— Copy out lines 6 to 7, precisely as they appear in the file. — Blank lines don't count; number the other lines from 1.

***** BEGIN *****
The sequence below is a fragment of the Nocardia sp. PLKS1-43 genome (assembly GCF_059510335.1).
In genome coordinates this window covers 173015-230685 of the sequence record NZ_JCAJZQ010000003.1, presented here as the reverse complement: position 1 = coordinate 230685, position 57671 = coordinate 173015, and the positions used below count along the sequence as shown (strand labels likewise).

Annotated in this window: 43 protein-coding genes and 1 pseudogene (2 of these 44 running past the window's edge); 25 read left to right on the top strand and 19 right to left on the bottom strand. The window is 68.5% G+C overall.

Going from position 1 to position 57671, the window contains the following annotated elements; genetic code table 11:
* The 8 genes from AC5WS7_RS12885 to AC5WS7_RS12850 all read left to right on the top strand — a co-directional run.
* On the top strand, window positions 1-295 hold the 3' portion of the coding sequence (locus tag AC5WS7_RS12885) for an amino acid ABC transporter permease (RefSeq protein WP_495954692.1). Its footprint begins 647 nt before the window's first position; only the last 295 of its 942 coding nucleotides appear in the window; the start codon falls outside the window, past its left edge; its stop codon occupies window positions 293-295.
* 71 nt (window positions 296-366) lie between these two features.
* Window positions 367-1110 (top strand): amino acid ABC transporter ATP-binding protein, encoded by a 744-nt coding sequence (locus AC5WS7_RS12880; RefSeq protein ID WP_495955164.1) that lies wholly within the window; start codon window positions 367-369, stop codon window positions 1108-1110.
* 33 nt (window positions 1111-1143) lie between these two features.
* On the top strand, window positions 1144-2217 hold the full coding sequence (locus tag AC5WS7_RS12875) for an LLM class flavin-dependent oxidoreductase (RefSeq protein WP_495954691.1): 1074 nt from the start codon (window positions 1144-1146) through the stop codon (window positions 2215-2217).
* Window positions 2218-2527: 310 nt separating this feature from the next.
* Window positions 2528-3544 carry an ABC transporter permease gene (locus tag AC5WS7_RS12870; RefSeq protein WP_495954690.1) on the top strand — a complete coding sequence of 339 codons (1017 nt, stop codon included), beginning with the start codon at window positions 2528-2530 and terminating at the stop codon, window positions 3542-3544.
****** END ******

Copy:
* On the top strand, window positions 1-295 hold the 3' portion of the coding sequence (locus tag AC5WS7_RS12885) for an amino acid ABC transporter permease (RefSeq protein WP_495954692.1). Its footprint begins 647 nt before the window's first position; only the last 295 of its 942 coding nucleotides appear in the window; the start codon falls outside the window, past its left edge; its stop codon occupies window positions 293-295.
* 71 nt (window positions 296-366) lie between these two features.